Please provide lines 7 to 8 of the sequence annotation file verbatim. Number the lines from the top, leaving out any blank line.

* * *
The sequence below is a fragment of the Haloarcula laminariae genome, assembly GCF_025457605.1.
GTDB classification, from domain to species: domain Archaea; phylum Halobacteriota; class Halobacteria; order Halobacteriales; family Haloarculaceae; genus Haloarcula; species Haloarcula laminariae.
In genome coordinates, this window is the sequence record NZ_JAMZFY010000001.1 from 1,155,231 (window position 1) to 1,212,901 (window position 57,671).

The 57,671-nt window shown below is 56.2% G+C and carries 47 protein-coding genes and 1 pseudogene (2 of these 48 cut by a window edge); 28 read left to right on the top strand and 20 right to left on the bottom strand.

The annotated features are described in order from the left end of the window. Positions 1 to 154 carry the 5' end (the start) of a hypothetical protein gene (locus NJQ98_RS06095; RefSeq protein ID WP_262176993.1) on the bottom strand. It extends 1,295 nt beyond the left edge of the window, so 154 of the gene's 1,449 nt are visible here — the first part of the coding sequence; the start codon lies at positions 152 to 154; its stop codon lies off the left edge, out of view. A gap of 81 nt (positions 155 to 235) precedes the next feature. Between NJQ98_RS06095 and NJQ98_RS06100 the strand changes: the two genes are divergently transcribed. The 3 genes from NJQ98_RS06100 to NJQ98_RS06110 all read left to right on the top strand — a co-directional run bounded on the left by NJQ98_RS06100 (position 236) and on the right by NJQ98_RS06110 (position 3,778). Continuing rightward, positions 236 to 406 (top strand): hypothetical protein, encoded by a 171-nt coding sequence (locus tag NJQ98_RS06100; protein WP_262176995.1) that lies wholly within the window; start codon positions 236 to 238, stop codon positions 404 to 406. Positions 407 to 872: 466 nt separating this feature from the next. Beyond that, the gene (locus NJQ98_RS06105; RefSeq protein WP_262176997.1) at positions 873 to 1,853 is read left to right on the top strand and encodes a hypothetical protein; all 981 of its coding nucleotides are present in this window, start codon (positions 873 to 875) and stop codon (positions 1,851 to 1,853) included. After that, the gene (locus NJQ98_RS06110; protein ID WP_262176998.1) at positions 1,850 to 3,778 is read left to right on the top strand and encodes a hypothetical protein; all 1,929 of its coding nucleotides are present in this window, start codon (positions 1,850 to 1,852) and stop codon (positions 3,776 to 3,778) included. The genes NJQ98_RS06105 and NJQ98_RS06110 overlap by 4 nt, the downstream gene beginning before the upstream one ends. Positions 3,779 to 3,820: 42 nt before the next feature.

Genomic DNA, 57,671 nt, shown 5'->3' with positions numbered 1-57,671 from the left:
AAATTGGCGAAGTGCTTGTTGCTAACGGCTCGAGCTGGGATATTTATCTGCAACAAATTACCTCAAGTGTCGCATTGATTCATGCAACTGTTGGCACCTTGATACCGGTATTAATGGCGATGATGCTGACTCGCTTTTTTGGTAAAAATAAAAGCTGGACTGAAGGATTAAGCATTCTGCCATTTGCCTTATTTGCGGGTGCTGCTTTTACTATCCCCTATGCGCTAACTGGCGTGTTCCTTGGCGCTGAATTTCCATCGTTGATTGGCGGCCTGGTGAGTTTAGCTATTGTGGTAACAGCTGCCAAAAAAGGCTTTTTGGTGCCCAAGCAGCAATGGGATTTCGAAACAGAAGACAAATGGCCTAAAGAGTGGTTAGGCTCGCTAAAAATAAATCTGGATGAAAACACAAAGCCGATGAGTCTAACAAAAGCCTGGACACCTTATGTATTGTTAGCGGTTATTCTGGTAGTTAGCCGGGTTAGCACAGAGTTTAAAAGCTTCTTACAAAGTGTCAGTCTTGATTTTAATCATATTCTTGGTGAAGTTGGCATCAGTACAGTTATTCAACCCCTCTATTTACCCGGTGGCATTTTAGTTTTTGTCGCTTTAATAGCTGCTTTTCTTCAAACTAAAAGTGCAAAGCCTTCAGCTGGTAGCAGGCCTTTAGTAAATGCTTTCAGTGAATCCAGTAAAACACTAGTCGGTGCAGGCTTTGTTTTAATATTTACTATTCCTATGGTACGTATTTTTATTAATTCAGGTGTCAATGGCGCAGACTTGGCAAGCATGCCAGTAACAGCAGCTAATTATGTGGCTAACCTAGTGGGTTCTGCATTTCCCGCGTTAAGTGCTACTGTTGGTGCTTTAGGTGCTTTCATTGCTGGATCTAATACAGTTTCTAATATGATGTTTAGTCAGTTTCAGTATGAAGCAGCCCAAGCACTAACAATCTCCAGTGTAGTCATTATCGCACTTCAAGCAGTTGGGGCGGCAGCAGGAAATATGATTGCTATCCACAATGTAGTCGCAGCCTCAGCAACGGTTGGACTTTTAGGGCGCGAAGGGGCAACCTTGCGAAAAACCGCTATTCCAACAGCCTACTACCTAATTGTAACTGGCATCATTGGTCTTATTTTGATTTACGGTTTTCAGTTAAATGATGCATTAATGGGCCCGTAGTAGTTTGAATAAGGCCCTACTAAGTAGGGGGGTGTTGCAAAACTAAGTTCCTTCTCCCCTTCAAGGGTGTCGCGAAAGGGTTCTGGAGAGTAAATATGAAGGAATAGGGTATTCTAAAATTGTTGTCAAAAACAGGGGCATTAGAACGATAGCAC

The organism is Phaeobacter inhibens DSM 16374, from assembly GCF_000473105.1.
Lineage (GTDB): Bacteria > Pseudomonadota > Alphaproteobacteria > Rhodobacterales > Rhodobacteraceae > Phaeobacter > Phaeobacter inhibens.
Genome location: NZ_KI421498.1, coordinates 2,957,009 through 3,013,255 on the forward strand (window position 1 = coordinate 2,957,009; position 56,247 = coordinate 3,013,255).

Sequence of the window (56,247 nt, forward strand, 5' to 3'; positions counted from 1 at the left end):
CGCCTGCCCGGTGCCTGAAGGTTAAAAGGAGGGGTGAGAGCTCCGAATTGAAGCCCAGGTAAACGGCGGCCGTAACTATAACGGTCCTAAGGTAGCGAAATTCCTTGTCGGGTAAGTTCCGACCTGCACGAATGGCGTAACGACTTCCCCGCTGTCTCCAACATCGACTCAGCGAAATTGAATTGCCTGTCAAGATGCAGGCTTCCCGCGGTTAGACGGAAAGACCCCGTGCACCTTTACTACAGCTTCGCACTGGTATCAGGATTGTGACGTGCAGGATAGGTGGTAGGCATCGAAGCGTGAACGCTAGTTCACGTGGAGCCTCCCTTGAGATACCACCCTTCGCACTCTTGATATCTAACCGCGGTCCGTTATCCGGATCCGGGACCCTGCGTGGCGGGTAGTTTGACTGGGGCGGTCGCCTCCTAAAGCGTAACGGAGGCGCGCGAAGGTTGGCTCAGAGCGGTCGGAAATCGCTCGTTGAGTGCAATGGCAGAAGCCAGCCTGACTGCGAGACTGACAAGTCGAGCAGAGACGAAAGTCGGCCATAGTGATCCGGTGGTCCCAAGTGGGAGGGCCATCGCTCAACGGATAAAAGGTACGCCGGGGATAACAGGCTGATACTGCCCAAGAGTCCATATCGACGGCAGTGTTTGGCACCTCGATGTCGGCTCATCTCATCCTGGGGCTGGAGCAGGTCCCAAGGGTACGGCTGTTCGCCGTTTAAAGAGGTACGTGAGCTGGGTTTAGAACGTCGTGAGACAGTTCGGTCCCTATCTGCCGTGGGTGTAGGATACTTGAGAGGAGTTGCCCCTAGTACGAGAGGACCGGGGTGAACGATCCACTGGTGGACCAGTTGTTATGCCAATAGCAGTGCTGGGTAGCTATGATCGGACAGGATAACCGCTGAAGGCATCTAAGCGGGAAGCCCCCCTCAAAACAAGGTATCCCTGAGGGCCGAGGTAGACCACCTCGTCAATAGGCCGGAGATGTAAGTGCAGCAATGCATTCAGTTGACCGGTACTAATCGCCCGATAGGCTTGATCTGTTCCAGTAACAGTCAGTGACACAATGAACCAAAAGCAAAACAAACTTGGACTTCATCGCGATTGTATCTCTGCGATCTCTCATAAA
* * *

AAATTGGCGAAGTGCTTGTTGCTAACGGCTCGAGCTGGGATATTTATCTGCAACAAATTACCTCAAGTGTCGCATTGATTCATGCAACTGTTGGCACCTTGATACCGGTATTAATGGCGATGATGCTGACTCGCTTTTTTGGTAAAAATAAAAGCTGGACTGAAGGATTAAGCATTCTGCCATTTGCCTTATTTGCGGGTGCTGCTTTTACTATCCCCTATGCGCTAACTGGCGTGTTCCTTGGCGCTGAATTTCCATCGTTGATTGGCGGCCTGGTGAGTTTAGCTATTGTGGTAACAGCTGCCAAAAAAGGCTTTTTGGTGCCCAAGCAGCAATGGGATTTCGAAACAGAAGACAAATGGCCTAAAGAGTGGTTAGGCTCGCTAAAAATAAATCTGGATGAAAACACAAAGCCGATGAGTCTAACAAAAGCCTGGACACCTTATGTATTGTTAGCGGTTATTCTGGTAGTTAGCCGGGTTAGCACAGAGTTTAAAAGCTTCTTACAAAGTGTCAGTCTTGATTTTAATCATATTCTTGGTGAAGTTGGCATCAGTACAGTTATTCAACCCCTCTATTTACCCGGTGGCATTTTAGTTTTTGTCGCTTTAATAGCTGCTTTTCTTCAAACTAAAAGTGCAAAGCCTTCAGCTGGTAGCAGGCCTTTAGTAAATGCTTTCAGTGAATCCAGTAAAACACTAGTCGGTGCAGGCTTTGTTTTAATATTTACTATTCCTATGGTACGTATTTTTATTAATTCAGGTGTCAATGGCGCAGACTTGGCAAGCATGCCAGTAACAGCAGCTAATTATGTGGCTAACCTAGTGGGTTCTGCATTTCCCGCGTTAAGTGCTACTGTTGGTGCTTTAGGTGCTTTCATTGCTGGATCTAATACAGTTTCTAATATGATGTTTAGTCAGTTTCAGTATGAAGCAGCCCAAGCACTAACAATCTCCAGTGTAGTCATTATCGCACTTCAAGCAGTTGGGGCGGCAGCAGGAAATATGATTGCTATCCACAATGTAGTCGCAGCCTCAGCAACGGTTGGACTTTTAGGGCGCGAAGGGGCAACCTTGCGAAAAACCGCTATTCCAACAGCCTACTACCTAATTGTAACTGGCATCATTGGTCTTATTTTGATTTACGGTTTTCAGTTAAATGATGCATTAATGGGCCCGTAGTAGTTTGAATAAGGCCCTACTAAGTAGGGGGGTGTTGCAAAACTAAGTTCCTTCTCCCCTTCAAGGGTGTCGCGAAAGGGTTCTGGAGAGTAAATATGAAGGAATAGGGTATTCTAAAATTGTTGTCAAAAACAGGGGCATTAGAACGATAGCAC

The organism is Phaeobacter inhibens DSM 16374, from assembly GCF_000473105.1.